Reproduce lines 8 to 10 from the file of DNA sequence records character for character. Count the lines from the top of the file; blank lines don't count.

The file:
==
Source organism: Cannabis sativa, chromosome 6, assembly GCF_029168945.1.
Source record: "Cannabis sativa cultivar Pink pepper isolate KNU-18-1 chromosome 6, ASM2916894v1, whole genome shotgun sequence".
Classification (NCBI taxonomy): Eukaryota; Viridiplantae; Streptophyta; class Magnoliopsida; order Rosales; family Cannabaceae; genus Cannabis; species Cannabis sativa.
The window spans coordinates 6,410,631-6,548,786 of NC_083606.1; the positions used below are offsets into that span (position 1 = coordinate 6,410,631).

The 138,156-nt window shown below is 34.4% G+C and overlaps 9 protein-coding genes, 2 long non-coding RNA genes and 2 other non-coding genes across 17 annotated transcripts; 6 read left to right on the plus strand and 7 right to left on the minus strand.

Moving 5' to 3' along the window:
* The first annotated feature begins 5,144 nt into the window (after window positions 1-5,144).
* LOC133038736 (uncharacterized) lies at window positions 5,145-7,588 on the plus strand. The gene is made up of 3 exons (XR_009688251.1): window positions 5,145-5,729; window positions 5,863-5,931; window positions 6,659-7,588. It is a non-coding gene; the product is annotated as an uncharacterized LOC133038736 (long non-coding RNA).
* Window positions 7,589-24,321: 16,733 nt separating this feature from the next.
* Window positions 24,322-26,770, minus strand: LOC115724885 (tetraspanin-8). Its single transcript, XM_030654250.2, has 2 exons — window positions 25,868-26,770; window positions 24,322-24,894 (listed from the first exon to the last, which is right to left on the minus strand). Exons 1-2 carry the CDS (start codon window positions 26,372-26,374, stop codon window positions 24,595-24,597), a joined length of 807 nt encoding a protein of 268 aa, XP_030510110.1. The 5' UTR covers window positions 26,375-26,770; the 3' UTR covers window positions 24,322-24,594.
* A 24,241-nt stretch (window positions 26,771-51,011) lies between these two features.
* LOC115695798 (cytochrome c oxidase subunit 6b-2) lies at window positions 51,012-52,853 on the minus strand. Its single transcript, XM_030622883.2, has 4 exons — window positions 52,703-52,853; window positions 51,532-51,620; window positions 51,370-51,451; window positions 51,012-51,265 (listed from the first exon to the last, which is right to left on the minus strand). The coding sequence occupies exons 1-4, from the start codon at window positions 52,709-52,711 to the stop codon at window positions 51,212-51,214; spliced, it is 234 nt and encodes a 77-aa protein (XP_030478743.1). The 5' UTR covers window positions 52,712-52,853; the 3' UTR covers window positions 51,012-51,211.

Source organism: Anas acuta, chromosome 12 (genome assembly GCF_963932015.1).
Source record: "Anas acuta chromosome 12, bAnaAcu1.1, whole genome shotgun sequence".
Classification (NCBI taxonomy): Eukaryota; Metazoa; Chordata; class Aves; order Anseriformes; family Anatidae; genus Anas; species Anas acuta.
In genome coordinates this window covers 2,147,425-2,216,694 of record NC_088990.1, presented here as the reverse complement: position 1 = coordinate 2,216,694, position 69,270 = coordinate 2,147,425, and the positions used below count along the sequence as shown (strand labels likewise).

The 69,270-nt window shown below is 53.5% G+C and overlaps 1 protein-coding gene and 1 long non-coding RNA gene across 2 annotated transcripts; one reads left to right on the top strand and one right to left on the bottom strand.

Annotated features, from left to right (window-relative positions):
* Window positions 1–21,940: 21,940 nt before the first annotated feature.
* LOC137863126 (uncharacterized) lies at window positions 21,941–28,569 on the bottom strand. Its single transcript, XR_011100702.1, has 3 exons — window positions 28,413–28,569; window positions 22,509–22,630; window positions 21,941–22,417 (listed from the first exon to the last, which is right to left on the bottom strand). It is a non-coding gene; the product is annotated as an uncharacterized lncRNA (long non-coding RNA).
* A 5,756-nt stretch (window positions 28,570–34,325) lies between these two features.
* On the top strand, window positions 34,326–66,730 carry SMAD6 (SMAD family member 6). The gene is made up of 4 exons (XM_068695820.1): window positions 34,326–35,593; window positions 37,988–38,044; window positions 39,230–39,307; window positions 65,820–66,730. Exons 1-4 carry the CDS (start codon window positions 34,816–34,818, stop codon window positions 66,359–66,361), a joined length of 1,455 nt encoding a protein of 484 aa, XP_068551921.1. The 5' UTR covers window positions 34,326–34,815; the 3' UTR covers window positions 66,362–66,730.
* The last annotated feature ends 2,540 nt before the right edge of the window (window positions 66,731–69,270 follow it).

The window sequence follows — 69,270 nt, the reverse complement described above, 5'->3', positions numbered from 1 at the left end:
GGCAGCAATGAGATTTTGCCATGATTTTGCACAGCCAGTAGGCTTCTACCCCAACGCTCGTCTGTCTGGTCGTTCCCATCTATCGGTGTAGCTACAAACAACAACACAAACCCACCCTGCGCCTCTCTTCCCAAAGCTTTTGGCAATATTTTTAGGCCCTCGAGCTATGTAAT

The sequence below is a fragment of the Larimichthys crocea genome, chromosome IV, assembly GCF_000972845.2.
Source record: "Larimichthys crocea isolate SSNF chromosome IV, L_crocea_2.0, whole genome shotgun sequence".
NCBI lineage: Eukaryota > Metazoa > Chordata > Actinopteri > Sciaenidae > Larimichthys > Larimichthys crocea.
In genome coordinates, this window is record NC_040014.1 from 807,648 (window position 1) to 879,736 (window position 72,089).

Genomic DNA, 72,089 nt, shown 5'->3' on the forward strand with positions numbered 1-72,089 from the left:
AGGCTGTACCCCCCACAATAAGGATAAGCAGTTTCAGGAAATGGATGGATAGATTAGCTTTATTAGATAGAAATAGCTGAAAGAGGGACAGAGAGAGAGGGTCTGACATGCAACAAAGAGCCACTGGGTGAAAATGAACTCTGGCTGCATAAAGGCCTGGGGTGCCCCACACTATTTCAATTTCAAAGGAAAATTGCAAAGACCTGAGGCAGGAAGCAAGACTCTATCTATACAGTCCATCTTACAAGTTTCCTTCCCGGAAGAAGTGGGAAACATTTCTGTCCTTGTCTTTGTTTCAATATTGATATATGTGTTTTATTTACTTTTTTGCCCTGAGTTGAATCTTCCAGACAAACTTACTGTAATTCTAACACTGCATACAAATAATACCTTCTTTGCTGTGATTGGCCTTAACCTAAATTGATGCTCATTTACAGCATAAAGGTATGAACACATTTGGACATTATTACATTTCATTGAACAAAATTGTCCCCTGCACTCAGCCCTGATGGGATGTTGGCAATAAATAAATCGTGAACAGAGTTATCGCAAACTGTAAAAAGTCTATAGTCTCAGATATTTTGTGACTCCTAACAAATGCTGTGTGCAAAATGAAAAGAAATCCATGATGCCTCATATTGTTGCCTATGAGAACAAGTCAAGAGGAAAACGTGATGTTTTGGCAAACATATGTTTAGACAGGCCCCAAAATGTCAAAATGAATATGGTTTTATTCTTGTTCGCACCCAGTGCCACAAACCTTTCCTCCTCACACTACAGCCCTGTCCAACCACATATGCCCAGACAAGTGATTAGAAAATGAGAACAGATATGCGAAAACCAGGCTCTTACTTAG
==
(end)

* LOC133038736 (uncharacterized) lies at window positions 5,145-7,588 on the plus strand. The gene is made up of 3 exons (XR_009688251.1): window positions 5,145-5,729; window positions 5,863-5,931; window positions 6,659-7,588. It is a non-coding gene; the product is annotated as an uncharacterized LOC133038736 (long non-coding RNA).
* Window positions 7,589-24,321: 16,733 nt separating this feature from the next.
* Window positions 24,322-26,770, minus strand: LOC115724885 (tetraspanin-8). Its single transcript, XM_030654250.2, has 2 exons — window positions 25,868-26,770; window positions 24,322-24,894 (listed from the first exon to the last, which is right to left on the minus strand). Exons 1-2 carry the CDS (start codon window positions 26,372-26,374, stop codon window positions 24,595-24,597), a joined length of 807 nt encoding a protein of 268 aa, XP_030510110.1. The 5' UTR covers window positions 26,375-26,770; the 3' UTR covers window positions 24,322-24,594.